Even as COVID-related mandates begin to ease in the United States, other impacts are being felt from a combination of economic and geopolitical factors, and the Russia-Ukraine conflict is playing right into it. Supply chain experts predict prices for goods such as computer chips, a gallon of gas, and groceries will continue to increase in the coming months. How it ultimately affects small businesses across the country is also yet to be seen.
Higher energy prices stand to hit consumers when inflation is already at its highest level in 40 years (7.5% from a year earlier). Economists are estimating energy costs for U.S. households could rise by $750 on average this year from last year, leaving them with less money to spend on other goods and services. For lower-income households, a huge amount of their income goes towards gasoline, which will put a dent in consumer spending.
American consumers were already feeling the cost-of-living pinch. The prices of new cars (even used ones!) and food are up after the COVID-19 pandemic, so the Ukraine invasion and what’s to follow could continue inflation pressures.
Russia and Ukraine combined only account for not even 1% of U.S. imports and exports, so there will be no large hits on our economy from the conflict if we’re talking trade. Unlike the European allies, our country also produces and exports its own natural gas, so we are at an advantage in that respect.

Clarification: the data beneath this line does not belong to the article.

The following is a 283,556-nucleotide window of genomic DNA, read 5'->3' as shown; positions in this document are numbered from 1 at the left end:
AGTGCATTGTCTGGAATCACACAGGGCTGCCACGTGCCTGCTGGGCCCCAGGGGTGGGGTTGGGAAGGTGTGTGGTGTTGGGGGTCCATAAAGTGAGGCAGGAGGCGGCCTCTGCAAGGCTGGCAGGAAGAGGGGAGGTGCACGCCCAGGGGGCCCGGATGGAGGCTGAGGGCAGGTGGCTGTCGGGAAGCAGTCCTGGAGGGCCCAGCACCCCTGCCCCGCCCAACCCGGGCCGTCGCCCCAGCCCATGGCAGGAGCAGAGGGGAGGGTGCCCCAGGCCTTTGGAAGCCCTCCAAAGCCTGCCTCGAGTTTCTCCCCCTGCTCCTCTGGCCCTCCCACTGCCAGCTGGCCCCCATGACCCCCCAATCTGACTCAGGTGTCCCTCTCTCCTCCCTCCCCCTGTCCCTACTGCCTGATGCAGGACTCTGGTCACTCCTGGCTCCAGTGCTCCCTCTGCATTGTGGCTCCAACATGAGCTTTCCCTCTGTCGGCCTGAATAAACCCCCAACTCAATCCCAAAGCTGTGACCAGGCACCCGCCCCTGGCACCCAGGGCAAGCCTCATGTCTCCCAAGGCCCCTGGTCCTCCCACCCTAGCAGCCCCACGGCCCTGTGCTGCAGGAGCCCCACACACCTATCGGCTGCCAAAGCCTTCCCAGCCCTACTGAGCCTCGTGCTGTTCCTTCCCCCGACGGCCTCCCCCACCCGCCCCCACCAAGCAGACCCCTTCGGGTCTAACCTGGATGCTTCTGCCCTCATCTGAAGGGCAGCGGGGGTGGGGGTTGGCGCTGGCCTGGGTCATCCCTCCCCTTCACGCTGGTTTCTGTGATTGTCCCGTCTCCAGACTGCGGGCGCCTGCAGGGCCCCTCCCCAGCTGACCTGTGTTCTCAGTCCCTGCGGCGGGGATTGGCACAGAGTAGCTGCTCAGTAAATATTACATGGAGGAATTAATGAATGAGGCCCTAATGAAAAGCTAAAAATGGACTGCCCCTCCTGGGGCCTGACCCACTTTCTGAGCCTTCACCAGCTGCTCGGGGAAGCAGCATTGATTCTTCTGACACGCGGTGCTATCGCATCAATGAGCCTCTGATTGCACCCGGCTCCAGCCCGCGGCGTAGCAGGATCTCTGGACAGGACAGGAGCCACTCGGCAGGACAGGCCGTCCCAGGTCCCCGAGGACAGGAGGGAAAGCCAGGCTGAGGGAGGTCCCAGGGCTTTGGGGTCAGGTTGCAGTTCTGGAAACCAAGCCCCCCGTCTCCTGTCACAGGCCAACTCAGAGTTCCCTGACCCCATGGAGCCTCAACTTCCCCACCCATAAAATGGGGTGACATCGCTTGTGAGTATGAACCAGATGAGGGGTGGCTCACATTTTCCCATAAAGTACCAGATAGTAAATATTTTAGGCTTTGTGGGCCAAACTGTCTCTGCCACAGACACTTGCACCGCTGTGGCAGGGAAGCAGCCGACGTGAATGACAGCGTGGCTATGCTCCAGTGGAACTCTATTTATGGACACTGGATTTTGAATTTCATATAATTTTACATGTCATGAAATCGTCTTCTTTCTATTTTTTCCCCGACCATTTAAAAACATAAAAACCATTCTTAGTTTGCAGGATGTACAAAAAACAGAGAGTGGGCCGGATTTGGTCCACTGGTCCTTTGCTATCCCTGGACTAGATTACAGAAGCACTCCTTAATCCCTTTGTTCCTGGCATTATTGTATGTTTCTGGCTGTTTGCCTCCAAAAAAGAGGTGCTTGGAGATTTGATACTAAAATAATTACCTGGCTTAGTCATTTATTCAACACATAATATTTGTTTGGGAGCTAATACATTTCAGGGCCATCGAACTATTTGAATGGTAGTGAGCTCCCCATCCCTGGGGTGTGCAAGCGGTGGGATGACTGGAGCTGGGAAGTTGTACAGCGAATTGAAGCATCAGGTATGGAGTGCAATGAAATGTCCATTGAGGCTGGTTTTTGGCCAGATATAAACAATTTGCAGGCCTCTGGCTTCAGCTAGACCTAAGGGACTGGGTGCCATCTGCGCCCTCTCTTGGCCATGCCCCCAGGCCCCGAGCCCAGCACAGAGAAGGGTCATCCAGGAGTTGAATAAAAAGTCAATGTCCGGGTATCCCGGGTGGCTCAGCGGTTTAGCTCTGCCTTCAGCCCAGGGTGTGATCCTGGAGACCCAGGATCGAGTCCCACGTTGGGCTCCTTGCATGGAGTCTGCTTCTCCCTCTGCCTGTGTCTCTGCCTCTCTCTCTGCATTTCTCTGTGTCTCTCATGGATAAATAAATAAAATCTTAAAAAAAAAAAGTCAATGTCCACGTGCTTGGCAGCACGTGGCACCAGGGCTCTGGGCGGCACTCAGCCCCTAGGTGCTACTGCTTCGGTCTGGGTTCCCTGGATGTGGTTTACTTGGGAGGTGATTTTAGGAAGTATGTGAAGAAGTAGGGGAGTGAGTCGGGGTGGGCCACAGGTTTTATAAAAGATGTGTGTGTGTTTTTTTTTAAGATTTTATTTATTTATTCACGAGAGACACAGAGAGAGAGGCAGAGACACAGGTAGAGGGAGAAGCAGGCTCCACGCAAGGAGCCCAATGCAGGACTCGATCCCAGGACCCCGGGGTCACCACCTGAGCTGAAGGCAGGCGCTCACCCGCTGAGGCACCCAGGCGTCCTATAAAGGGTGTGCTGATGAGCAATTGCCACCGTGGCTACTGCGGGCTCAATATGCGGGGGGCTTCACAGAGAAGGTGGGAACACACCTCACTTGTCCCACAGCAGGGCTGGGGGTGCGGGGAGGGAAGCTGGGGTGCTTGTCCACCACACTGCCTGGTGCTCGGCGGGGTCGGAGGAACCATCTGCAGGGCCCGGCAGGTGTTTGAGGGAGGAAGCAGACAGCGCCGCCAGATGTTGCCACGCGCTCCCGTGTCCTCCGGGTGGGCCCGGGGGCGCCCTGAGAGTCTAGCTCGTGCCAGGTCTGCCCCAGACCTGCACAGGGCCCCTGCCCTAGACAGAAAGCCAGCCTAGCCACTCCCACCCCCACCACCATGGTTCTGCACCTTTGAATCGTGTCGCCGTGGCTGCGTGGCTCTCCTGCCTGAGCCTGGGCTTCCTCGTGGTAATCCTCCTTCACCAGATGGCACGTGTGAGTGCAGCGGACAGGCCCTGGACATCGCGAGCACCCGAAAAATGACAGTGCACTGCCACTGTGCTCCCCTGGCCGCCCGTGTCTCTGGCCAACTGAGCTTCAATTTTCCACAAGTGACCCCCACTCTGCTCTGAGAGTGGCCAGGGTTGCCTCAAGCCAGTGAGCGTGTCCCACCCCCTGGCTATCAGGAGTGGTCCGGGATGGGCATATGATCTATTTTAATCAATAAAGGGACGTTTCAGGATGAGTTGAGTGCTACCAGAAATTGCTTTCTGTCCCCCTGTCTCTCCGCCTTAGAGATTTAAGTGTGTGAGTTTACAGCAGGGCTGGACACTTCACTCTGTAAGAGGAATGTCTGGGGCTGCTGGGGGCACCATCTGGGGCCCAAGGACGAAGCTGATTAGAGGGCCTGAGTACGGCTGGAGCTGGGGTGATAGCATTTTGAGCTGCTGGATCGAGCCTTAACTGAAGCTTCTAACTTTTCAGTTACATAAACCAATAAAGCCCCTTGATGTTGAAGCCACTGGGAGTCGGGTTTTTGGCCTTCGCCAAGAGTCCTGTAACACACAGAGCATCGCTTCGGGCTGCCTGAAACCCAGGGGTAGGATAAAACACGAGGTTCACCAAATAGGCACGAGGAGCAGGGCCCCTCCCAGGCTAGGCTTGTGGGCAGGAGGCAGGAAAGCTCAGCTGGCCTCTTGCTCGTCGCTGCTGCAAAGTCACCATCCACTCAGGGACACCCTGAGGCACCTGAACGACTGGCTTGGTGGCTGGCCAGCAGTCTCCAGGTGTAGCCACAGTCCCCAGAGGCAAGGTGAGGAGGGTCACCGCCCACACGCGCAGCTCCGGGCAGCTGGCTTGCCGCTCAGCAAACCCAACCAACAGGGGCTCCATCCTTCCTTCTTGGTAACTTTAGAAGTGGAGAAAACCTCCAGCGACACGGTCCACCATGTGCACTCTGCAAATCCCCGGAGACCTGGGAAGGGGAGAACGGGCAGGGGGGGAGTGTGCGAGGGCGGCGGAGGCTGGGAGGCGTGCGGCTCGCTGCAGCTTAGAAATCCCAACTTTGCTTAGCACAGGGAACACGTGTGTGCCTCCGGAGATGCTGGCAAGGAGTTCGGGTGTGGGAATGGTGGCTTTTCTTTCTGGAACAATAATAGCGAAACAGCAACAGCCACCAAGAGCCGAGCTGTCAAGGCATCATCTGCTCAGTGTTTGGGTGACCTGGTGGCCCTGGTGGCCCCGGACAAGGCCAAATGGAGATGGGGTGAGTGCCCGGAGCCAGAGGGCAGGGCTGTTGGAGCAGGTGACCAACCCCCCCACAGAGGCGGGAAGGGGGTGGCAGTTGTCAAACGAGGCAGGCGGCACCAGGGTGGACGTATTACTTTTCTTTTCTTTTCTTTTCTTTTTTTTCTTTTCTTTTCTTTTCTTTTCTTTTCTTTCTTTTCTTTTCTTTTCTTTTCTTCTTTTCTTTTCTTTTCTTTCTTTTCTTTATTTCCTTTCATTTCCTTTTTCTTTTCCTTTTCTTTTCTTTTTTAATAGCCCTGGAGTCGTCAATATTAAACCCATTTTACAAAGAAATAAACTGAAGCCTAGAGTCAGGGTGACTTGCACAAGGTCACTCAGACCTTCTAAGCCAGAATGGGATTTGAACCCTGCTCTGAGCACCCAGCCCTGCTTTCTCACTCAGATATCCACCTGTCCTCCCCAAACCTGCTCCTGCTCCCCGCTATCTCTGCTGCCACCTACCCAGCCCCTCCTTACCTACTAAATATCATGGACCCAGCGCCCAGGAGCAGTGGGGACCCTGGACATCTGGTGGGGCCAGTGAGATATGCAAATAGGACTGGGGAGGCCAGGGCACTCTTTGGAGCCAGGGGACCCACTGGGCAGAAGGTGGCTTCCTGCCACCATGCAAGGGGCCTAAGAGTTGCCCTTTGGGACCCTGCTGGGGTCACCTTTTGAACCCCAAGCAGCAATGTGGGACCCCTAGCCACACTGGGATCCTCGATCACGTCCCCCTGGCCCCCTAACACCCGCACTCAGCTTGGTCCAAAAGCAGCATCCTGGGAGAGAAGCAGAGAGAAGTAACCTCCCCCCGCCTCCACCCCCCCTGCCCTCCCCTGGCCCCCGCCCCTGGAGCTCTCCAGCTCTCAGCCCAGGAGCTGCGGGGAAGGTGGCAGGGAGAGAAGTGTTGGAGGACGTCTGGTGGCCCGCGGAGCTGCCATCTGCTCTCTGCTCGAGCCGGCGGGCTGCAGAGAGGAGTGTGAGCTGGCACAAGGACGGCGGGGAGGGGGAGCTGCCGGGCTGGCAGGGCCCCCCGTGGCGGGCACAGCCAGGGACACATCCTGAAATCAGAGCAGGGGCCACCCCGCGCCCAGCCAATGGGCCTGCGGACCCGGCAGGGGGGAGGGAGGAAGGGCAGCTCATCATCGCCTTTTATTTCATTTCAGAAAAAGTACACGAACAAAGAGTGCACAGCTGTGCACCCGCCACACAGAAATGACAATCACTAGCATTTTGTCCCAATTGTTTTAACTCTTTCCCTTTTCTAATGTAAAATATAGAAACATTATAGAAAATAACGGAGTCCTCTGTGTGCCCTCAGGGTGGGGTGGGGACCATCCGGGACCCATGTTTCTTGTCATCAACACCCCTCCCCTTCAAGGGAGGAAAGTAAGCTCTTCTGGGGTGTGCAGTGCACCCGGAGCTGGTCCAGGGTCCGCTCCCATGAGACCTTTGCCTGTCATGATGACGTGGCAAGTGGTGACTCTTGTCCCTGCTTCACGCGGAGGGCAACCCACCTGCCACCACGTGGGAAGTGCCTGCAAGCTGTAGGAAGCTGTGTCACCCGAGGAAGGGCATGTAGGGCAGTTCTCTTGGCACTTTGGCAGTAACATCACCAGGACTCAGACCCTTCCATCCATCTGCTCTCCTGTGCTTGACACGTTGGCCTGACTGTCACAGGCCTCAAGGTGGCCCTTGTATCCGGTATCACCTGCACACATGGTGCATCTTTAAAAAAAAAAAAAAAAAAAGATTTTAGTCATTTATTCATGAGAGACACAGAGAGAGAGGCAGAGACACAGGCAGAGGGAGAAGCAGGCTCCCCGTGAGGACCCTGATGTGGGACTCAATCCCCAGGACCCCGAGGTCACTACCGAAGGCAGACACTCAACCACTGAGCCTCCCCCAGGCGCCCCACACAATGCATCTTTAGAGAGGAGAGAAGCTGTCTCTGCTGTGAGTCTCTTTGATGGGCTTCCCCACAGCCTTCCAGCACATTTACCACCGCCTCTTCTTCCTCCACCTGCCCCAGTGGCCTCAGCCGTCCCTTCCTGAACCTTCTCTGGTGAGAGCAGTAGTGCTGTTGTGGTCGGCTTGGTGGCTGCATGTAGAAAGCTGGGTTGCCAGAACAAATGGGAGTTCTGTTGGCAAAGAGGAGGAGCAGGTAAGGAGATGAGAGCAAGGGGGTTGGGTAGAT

What about imports? Russia is the world’s largest supplier of palladium, used by automakers for catalytic converters and to treat car exhaust fumes. The price of palladium is up, and any disruption of Russian supplies will impact auto production, already enduring semiconductor chip shortages. Russia and Ukraine collectively export more than a quarter of the globe’s wheat. Ukraine is a major corn exporter. Even though agricultural commodities might not be felt as strongly here on consumer prices, it could still add costs in the coming months to products containing these ingredients. Consumer spending could suffer.
The Federal Reserve increased the Federal Funds Rate to slow inflation, but that also puts downward pressure on the economy. Multinational corporations have higher, inflation-induced expenses and decreased revenues from a diminished customer base (from not operating in Russia). The downward pressure on multinationals further complicates what’s happening at home. Consider America’s “coal mine canary:” small businesses. As costs rise, smaller enterprises will be among the first to indicate how our economy will be impacted by sanctions imposed in response to Russia’s invasion of Ukraine.
Vladimir Putin’s move into Ukraine will undoubtedly affect trade and shift the economies within Europe, but it might also affect the United States in other ways. We have yet to see if Russia will try to counter-sanctions with cyberattacks on U.S. or European financial infrastructures, energy suppliers, or other businesses; many major domestic companies are tightening security wherever possible (after all, ransomware and hacks don’t come cheaply).
Economics aside, what’s most important in your life is still right in front of you: Your family, your friends, your home, and your community. It’s a great time to dodge the media noise and sensational headlines; go connect with those around you and get out into nature. Especially if you’re feeling helpless about what’s happening on the other side of the globe, remember you can always control your immediate environment and how you choose to live in it. We have a lot to be thankful for, and we’ll get through these changing times together.
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